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10 questions to ask if something fails

February 4, 2014
By Shep Hyken


Feb. 4, 2104 – As the cliché goes, we can learn from our mistakes. And no matter how hard we try to prevent errors, they will happen. Here are 10 questions to ask yourself in order to help you learn from your customer service oversights.

Feb. 4, 2014 – When dealing with
customers, issues, problems and complaints can happen at any time. I call these
negative customer service issues Moments of Misery. Whenever something goes
wrong, this is the opportunity for your best customer service strategies to
kick in. So, I’ve compiled a list of questions to ask when something goes
wrong. Hopefully this list will help you learn from these experiences and help
prevent them from happening in the future.

1. How are you going to handle the problem
for the customer? Think about an immediate solution. If it is delivered with
the right attitude and a sense of urgency it will restore the customer’s
confidence in you.


2. Why did it happen? Do an analysis to
determine why this happened.

3. Has it happened before? If it has
happened before, why did it happen again? Do an analysis to determine the
problem and what you can do to prevent, or at least minimize, the chances of
this happening again.

4. Can it happen again? If this is the
first time the problem or mistake has occurred, determine what you can do to
prevent it from happening again.

5. Can a process be put in place to prevent
it from happening again? This is the follow up to question number four. If
there is a process that you can put in place to prevent the problem or mistake
from occurring again, do it.

6. Can you catch it before the customer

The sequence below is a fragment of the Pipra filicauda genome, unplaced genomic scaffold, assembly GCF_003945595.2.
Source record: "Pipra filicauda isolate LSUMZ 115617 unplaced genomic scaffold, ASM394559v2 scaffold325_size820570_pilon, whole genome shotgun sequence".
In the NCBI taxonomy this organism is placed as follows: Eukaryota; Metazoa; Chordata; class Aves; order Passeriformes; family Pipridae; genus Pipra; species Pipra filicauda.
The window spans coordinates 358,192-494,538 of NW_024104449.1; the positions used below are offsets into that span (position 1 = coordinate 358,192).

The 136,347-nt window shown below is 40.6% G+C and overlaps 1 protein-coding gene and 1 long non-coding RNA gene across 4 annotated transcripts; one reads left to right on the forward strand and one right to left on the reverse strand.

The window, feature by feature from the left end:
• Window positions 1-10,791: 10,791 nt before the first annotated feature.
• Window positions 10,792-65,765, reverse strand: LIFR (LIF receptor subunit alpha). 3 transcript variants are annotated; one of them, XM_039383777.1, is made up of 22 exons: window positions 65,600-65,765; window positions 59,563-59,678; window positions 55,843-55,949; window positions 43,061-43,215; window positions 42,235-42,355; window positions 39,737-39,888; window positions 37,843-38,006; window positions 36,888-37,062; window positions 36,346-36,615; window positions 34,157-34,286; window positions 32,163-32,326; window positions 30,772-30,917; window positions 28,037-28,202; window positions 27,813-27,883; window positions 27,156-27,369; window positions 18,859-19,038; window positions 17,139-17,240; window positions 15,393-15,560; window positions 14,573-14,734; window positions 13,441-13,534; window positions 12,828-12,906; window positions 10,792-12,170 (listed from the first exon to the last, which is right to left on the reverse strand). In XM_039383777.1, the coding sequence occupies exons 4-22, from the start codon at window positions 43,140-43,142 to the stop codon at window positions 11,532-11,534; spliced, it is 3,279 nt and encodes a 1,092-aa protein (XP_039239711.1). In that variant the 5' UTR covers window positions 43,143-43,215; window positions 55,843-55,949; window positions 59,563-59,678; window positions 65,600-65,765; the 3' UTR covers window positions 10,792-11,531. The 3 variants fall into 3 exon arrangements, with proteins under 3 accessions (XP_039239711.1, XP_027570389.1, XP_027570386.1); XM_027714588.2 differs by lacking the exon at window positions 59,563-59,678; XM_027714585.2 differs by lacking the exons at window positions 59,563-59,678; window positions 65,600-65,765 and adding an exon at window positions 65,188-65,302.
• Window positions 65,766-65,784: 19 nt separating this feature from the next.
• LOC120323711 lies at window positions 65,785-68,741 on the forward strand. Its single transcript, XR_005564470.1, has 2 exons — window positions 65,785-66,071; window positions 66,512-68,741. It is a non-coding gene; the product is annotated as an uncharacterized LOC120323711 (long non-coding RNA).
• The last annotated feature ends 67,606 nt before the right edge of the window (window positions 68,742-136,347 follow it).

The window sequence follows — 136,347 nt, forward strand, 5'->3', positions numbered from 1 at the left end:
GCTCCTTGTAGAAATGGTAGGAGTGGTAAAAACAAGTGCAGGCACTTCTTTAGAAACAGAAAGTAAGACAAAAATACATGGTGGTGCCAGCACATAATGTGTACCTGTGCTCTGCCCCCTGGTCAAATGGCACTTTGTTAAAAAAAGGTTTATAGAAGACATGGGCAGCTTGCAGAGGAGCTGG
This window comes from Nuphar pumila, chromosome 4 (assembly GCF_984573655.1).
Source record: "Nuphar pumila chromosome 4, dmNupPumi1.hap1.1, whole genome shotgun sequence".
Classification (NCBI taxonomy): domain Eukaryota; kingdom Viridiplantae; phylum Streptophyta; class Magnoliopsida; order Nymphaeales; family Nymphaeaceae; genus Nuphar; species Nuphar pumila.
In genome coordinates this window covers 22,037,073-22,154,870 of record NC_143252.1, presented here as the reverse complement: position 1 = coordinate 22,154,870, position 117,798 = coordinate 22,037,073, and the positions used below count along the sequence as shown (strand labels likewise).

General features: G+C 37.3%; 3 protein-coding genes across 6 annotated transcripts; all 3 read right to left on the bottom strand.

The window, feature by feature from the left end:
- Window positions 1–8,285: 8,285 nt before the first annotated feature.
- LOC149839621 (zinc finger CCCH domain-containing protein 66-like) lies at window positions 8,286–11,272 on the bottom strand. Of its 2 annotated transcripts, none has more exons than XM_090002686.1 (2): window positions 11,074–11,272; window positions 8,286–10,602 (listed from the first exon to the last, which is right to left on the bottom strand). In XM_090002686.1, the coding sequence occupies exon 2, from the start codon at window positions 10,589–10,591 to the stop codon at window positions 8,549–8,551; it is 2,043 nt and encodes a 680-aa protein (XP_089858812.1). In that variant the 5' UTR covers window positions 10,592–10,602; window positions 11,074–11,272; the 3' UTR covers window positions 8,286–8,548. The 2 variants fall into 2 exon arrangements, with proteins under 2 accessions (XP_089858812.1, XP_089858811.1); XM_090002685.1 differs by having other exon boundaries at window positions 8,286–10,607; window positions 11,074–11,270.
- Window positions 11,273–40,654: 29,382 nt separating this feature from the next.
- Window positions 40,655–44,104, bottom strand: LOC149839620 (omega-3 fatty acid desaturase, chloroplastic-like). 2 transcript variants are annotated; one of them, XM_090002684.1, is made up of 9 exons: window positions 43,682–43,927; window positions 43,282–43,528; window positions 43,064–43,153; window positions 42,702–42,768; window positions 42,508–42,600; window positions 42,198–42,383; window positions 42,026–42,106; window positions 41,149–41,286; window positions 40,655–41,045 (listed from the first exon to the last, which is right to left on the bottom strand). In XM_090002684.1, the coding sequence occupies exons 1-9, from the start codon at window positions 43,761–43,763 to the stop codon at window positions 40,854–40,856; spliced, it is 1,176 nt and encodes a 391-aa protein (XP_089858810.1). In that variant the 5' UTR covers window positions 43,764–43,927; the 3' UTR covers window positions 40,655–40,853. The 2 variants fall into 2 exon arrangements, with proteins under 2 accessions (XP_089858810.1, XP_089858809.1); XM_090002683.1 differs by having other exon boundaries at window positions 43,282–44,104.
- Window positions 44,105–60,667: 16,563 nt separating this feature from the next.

calls you? This is very important. If you know the problem can potentially
happen, have a system in place to check and either fix it before the customer
finds out or let the customer know before they find out on his or her own. In
other words, be proactive.

7. Who’s involved in preventing it from
happening (again)? Determine who is responsible for eliminating the problem and
what has to be done.

8. If this is a problem that doesn’t happen
often, what can you do differently if the same situation happens in the future?
After the problem has been brought to your attention and ultimately resolved,
decide if this was the best way to handle it, or if there is a better way.

9. Is there information now that we didn’t
have before it happened? If this is the first time the problem or mistake took
place, you should be able to find new data or an experience that will help you
prevent it from happening again.

10. What did we learn from it? Look at all
of the answers to the above questions. You should have several insights on what
happened, why it happened and how to prevent it from happening again.

These questions apply for both your
external and internal customers. Remember the goal isn’t just to fix a problem.
It is to regain the customer’s confidence. As you answer the above questions,
keep that in mind.

Hyken is a professional speaker and New York Times and Wall Street Journal
bestselling business author who works with companies that want to develop loyal
relationships with their customers and employees. He can be reached by phone at
314. 692.2200, or by e-mail at You can also visit his website,
Shep also offers customer service-training programs. For more information,